I wanted to 3D print a part for a remote control car, I had recovered it from a skip from the back of my house and someone had super glued the steering to a metal shaft connected to one of the wheels and that shaft was meant to move freely. It had broken.
Sure there are simpler solutions than 3D printing a part, but being a member of Leeds Hackspace with a MendelMax readily available I figured this was a good time to learn. So my next problem was getting the model from meatspace into cyberspace.
So there's two choices, I either 3D model the piece of plastic by hand, using OpenSCAD, Blender, 3DStudio Max, etc. Though there are two problems to that. One is that some of the software costs money I don't have, the other is I don't know how to use them. Especially Blender, ugh. Or I 3D scan the plastic to mitigate the majority of the modelling and just alter it afterwards, which is possibly harder but the thought of tinkering with electronics and distracting myself from learning a 3D package was too tempting.
3D scanners are expensive. You can get fancy hand-held ones for $900, I'll let you do the Google search. So I wanted to make my own, why not?
I have no idea what I'm doing, after talking with a number of people from the Hackspace the best idea was to go with a laser and webcam combination. At this stage I was interested in what was available for free on the internet to use as a basis for making a 3D scanner. So I searched off for software, in the Hackspace I have sufficient hardware to do the job, a member bought a bag of 50 lasers with the intention of attaching them to everything (why not?) and constructed some laser-sights for nerf guns (the maverick in particular).
The webcam we had left over from the Hackspace versus Pumping Station 1 competition with the Beaglebone Black in 2013, a Playstation Eye from the PS3. So I felt that I was off to a good start.
After searching online for a while, I happened upon MakerScanner, free open source software that's available on github, low and behold it also uses a PSEye and laser, even better is that it has the parts/frame available as a thingiverse download.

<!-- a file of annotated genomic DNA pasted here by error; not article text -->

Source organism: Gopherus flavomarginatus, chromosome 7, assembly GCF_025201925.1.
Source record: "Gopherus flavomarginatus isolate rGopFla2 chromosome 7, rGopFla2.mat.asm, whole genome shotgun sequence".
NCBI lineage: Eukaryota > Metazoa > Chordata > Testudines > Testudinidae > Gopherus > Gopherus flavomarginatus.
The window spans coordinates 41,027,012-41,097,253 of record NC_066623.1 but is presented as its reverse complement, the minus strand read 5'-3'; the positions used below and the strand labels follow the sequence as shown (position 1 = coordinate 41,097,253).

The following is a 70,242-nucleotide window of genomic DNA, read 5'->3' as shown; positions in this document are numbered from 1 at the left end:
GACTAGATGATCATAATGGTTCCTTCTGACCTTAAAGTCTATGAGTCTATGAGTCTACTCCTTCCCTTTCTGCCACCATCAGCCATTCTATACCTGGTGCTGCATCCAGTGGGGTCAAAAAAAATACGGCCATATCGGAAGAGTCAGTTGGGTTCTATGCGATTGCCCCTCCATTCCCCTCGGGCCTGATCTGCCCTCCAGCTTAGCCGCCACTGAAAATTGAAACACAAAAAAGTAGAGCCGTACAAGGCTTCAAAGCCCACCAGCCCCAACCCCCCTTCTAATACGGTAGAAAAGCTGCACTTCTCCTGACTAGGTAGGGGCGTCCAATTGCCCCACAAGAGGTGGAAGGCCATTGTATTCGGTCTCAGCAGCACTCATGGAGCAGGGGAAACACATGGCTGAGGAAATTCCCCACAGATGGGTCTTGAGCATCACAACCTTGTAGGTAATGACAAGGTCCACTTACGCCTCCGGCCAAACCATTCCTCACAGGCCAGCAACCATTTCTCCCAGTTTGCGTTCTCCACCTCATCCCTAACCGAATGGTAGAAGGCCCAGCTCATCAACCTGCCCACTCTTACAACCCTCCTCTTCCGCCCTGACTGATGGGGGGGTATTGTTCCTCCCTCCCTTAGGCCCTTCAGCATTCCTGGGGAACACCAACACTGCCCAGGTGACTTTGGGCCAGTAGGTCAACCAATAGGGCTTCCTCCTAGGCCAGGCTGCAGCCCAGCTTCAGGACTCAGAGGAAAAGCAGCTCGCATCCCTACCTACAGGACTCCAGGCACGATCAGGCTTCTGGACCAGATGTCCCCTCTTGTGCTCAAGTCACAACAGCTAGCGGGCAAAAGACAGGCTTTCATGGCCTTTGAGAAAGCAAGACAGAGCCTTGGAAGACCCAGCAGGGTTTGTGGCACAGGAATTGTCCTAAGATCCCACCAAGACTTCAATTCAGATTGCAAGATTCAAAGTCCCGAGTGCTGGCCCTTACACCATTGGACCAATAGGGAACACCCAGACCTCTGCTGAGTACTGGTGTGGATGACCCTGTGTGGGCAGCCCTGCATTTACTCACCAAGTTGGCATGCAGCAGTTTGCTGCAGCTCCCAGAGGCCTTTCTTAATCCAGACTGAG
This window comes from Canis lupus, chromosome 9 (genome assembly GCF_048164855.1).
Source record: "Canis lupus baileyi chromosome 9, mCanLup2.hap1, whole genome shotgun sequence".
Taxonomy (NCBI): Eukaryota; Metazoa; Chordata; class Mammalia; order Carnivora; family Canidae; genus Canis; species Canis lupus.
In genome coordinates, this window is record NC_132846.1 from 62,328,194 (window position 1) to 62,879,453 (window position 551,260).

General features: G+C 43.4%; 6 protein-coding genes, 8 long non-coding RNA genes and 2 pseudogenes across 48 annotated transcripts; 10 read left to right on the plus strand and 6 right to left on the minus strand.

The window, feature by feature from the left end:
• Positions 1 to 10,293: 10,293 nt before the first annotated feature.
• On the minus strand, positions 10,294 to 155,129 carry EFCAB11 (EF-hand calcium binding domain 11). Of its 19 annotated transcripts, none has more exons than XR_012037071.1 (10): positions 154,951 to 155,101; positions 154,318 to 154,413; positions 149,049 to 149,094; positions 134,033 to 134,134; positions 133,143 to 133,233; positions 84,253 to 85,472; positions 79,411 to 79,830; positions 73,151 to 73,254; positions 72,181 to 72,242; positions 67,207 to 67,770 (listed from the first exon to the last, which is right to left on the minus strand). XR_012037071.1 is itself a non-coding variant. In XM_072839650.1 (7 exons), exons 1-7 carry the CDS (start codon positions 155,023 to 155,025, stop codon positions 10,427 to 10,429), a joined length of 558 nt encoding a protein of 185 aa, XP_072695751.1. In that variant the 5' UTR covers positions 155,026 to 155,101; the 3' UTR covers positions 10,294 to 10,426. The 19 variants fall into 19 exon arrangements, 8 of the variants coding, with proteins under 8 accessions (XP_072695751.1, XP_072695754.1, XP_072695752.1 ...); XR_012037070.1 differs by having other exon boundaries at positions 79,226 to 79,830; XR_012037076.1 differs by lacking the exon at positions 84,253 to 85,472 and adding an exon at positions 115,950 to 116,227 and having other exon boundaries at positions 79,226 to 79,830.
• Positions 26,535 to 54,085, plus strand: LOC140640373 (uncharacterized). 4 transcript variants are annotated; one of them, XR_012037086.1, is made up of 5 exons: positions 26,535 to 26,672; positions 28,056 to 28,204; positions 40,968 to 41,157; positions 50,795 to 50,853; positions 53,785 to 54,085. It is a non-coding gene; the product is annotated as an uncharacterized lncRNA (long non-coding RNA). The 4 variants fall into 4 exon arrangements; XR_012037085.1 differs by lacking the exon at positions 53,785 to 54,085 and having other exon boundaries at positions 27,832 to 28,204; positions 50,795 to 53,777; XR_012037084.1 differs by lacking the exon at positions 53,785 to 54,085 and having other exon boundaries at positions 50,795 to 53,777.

The software, written in C++ is painless to download and compile if you're running linux. I run Debian Wheezy on my personal laptop, so visiting the github , downloading a zip (there should be a button for it) rather than cloning the git repository made it even simpler. Extract, follow the instructions on the page, run.
I had a problem, I had a laser pointer, but I needed the laser in a form that was useful; a line. Similar to what you get from a barcode scanner at the supermarket. White-tac and a bar of metal which was recovered from a laser printer came to the rescue!
When the laser was shone at the metal bar at about 45 degrees, the refraction was a nice, sharp, clear line. After trying it by hand, the white-tac was piled up to support it. What you can also see in the photo is that the white-tac was affixed on top of a bolt, that was sat within some metal rings (actually bearings if I recall correctly) just so that we could rotate it in situ. It wasn't graceful, but it worked!
Suffice to say, I did get readings. MakerScanner creates an RGB coloured point cloud from the scan, but I also had a lot of noise in the scan. I attribute this mainly to the scatter of the laser from the metal bar, which if I was to use in future then I would put a filter on it to ensure a clean line. Though I would ideally get hold of a proper lens that should produce the same output. The other reason for the noise was partly reflections from the table surface I was scanning on, the paper helped with this.
However there was still a lot of mess on the point cloud, by mess I don't mean scattering but it appeared that some points were either being mis-placed or calculated incorrectly. I couldn't tell if this was in software or if it was just dodgy hardware.
I think that I need to narrow down my variables and try to acquire some decent pieces, though I don't have a lot of money to do so! I think being self contained would be useful, but having seen some hand-held 3D scanners then I'd rather go in that direction.
And yes I did just use an Arduino to power the laser, lazily.
Any feedback/questions appreciated.